The Defense Advanced Research Projects Agency (DARPA) is seeking to get a better understanding of permissionless blockchains, but Bitcoin does not appear to be invited to the party. To achieve this enhanced insight into blockchain technology, the US Department of Defense agency has sent out…
The Defense Advanced Research Projects Agency (DARPA) is seeking to get a better understanding of permissionless blockchains, but Bitcoin does not appear to be invited to the party.
To achieve this enhanced insight into blockchain technology, the US Department of Defense agency has sent out a request for information (RFI) on permissionless distributed consensus protocols, specifically touching on aspects that have been inadequately explored.
One area DARPA is seeking to get a better handle of is how permissionless blockchains can function in the absence of monetary incentives. With permissionless distributed protocols such as Bitcoin offering compensation to participants (miners) in the form of newly-created coins for their work in adding blocks and ensuring the security of the network, DARPA is interested in alternative methods that can be employed.
For the agency, it is mandatory that these techniques do not offer participants incentives in monetary form, cryptocurrency or otherwise. However, other transfers of value can be considered, such as offering participants access to computing resources.
From the RFI, DARPA is also seeking deeper insight into the idea that participants in permissionless distributed protocols behave with their economic interests at heart. In this regard, the DoD agency is interested in “methods that leverage rigorous economic notions to advance theories of security for distributed, permissionless computation protocols.”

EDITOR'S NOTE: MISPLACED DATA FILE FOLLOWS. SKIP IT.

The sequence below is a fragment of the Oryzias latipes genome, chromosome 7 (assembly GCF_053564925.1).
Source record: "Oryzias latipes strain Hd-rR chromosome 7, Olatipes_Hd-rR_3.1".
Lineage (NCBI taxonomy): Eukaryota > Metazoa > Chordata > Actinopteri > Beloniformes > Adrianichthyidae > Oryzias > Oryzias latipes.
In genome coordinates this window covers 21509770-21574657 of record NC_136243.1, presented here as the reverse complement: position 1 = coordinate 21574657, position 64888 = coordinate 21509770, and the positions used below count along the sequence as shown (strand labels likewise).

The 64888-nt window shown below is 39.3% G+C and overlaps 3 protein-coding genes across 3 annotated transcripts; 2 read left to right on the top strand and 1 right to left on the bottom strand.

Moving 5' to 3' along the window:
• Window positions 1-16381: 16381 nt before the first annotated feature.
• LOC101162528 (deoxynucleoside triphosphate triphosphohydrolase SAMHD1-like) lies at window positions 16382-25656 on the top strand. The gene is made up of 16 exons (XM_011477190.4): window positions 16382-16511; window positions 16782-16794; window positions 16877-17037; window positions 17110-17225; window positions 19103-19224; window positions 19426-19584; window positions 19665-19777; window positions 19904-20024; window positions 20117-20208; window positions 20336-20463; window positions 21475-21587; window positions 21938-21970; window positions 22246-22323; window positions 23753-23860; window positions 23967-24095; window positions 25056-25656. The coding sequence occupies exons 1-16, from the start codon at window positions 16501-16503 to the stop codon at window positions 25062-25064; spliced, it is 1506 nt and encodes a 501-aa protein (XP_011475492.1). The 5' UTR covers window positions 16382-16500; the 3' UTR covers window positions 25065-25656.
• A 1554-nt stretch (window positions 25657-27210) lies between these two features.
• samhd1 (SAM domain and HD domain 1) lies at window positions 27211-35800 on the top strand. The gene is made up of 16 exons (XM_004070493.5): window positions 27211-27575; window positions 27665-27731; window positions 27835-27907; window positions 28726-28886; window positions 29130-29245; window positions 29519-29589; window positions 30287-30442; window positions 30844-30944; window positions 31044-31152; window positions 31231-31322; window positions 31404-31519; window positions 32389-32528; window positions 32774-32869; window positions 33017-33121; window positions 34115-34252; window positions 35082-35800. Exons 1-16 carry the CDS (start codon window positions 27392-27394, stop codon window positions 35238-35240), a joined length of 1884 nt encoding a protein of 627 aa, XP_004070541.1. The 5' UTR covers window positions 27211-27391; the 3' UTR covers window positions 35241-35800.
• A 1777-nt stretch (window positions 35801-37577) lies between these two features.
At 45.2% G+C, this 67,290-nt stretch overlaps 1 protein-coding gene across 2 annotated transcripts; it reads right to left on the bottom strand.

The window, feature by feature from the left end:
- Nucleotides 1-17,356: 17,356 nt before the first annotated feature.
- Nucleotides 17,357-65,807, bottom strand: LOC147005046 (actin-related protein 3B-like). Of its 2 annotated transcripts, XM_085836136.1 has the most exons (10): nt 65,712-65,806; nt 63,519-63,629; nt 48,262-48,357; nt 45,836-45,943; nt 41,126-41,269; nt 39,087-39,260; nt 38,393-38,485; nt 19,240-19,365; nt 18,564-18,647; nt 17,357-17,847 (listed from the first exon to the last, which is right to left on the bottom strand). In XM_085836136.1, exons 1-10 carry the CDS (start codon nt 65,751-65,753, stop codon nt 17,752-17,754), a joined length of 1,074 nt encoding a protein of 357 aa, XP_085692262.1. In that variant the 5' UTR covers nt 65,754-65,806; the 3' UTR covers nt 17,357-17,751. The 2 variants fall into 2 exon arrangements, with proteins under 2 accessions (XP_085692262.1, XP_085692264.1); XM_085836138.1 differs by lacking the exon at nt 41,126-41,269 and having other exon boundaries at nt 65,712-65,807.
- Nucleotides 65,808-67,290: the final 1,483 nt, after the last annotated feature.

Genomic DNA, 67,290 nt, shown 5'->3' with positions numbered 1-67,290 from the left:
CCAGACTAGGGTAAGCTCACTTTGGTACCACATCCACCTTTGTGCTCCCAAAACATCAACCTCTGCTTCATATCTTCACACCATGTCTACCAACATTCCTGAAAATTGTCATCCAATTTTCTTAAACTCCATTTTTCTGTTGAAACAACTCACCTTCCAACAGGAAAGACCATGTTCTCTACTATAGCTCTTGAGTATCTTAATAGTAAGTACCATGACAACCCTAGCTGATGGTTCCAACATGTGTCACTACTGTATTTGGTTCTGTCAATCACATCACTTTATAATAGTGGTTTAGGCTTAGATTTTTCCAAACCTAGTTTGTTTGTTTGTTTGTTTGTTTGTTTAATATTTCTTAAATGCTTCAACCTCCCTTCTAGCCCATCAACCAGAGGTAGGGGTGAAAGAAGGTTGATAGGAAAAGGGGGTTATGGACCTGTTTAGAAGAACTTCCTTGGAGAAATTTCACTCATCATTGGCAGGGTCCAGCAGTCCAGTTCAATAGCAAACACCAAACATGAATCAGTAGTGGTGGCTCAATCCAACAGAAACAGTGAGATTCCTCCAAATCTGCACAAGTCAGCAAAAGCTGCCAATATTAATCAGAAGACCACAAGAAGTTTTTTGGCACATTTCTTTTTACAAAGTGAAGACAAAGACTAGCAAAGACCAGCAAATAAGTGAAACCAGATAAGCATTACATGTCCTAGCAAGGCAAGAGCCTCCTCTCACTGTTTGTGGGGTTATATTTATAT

Additionally, DARPA is also seeking the means by which the unintended or intended centralization of a distributed consensus protocol can be analyzed and/or addressed. This is in recognition of the fact that permissionless distributed protocols may have certain aspects which are centralized and this may impact the security of the protocol, regardless of the theoretical guarantees.
According to DARPA, the information provided by responders could potentially inform a future program of the agency:
“For the purpose of this RFI, DARPA is solely interested in permissionless distributed consensus protocols … While there is a substantial amount of publically and privately supported research and development in distributed consensus protocols, DARPA seeks information along several, less-explored avenues of permissionless distributed consensus protocols. Such information could help inform a future DARPA program.”
Despite being a military agency which maintains a high level of secrecy in certain projects, this is not the first time that DARPA has publicly demonstrated interest in blockchain technology. Two years ago, CCN reported that DARPA was working on a communications platform where messages would be transferred on a secure decentralized protocol.
At the time, DARPA indicated that the messaging platform would be used in conveying troop movements, especially in denied communication environments. As the DoD agency said at the time, such a blockchain messaging system would need to be resilient during cyber-attacks, possess self-destruct features for messages, and be capable of providing deniability or repudiation, if and when necessary.
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Last modified: January 24, 2020 10:54 PM UTC